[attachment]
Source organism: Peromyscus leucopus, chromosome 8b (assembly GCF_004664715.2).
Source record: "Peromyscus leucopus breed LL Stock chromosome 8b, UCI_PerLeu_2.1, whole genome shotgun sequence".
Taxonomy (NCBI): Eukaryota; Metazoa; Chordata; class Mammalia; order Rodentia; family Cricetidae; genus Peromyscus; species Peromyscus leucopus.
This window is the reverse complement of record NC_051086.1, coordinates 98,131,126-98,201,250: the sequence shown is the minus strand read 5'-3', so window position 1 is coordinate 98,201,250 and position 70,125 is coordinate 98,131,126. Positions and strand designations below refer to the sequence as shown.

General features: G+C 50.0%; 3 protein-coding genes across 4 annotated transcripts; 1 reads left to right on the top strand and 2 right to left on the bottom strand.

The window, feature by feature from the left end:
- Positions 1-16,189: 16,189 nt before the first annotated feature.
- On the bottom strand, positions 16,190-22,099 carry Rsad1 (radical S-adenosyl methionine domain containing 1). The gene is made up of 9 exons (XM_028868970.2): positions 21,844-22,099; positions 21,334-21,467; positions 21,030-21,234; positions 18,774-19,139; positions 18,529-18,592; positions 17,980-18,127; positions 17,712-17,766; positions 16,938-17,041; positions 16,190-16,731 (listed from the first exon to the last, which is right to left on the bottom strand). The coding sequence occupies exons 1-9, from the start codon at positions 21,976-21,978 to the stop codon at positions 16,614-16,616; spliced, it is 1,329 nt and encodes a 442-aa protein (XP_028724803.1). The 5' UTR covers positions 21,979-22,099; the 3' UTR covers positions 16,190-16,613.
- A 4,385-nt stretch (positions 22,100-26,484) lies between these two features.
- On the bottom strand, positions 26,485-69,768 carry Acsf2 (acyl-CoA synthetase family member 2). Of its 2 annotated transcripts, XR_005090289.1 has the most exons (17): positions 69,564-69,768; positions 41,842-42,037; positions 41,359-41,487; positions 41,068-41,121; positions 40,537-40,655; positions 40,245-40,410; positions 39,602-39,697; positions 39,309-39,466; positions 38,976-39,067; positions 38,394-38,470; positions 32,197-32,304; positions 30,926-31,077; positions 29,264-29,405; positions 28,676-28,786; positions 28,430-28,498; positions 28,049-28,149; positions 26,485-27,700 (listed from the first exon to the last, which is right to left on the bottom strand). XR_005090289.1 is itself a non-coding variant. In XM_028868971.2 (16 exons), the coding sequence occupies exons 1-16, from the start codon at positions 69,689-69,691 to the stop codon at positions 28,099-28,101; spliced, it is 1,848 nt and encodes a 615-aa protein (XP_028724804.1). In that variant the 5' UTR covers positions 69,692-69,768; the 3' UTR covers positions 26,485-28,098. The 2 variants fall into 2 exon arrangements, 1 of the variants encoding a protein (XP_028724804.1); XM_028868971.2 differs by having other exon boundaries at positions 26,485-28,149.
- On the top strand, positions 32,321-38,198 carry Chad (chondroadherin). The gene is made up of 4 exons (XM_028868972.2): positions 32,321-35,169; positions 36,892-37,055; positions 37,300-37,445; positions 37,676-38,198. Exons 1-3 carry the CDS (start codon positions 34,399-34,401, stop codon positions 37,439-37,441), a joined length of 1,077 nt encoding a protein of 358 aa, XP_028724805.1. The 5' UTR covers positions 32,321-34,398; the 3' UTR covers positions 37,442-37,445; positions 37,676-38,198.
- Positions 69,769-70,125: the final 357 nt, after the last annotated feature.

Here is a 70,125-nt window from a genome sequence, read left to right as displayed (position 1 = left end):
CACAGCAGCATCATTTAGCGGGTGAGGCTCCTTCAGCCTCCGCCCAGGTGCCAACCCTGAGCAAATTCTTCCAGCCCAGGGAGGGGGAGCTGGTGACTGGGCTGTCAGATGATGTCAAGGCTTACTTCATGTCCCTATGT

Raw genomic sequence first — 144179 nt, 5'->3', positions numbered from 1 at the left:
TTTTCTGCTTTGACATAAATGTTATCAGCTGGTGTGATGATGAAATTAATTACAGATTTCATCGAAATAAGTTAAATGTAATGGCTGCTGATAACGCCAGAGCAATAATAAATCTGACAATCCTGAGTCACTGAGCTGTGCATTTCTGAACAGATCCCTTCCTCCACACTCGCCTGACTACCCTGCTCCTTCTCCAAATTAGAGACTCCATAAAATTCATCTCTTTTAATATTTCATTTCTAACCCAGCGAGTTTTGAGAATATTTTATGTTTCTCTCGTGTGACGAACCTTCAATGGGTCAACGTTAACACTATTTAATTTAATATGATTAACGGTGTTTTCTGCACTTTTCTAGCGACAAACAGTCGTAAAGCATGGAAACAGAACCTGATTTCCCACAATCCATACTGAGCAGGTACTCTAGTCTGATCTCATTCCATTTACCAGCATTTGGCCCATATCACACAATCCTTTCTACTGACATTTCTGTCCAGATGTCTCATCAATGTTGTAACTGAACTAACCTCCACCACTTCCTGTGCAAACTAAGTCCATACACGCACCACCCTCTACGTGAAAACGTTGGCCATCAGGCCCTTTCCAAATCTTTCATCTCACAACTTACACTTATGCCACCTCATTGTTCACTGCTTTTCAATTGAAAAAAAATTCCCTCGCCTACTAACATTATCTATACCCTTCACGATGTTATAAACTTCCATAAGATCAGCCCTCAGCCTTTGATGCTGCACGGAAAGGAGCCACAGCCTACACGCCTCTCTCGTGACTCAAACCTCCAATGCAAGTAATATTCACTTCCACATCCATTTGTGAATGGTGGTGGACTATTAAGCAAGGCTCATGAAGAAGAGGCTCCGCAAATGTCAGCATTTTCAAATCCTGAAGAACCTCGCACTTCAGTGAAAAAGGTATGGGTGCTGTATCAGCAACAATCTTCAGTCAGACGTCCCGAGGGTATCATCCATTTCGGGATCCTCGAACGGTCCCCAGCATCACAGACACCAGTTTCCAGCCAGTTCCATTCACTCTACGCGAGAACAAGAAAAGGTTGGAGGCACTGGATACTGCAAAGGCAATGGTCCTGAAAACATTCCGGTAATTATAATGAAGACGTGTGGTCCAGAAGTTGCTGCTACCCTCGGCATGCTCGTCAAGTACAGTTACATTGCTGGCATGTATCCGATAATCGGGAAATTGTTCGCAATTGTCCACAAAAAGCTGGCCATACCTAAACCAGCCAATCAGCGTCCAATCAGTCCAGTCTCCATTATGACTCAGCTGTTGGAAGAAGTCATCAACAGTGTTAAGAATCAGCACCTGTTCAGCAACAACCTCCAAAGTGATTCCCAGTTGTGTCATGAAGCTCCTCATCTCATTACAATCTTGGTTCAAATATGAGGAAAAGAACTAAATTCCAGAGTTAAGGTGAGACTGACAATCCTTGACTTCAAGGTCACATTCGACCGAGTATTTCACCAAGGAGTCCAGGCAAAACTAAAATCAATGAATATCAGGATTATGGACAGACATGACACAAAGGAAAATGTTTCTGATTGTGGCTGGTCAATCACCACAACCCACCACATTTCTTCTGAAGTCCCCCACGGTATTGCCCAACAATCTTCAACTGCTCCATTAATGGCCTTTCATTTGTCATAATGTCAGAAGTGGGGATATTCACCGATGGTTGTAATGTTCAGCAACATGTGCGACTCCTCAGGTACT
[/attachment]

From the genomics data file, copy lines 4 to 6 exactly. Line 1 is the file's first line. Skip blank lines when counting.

This window is the reverse complement of record NC_051086.1, coordinates 98,131,126-98,201,250: the sequence shown is the minus strand read 5'-3', so window position 1 is coordinate 98,201,250 and position 70,125 is coordinate 98,131,126. Positions and strand designations below refer to the sequence as shown.

General features: G+C 50.0%; 3 protein-coding genes across 4 annotated transcripts; 1 reads left to right on the top strand and 2 right to left on the bottom strand.

The window, feature by feature from the left end: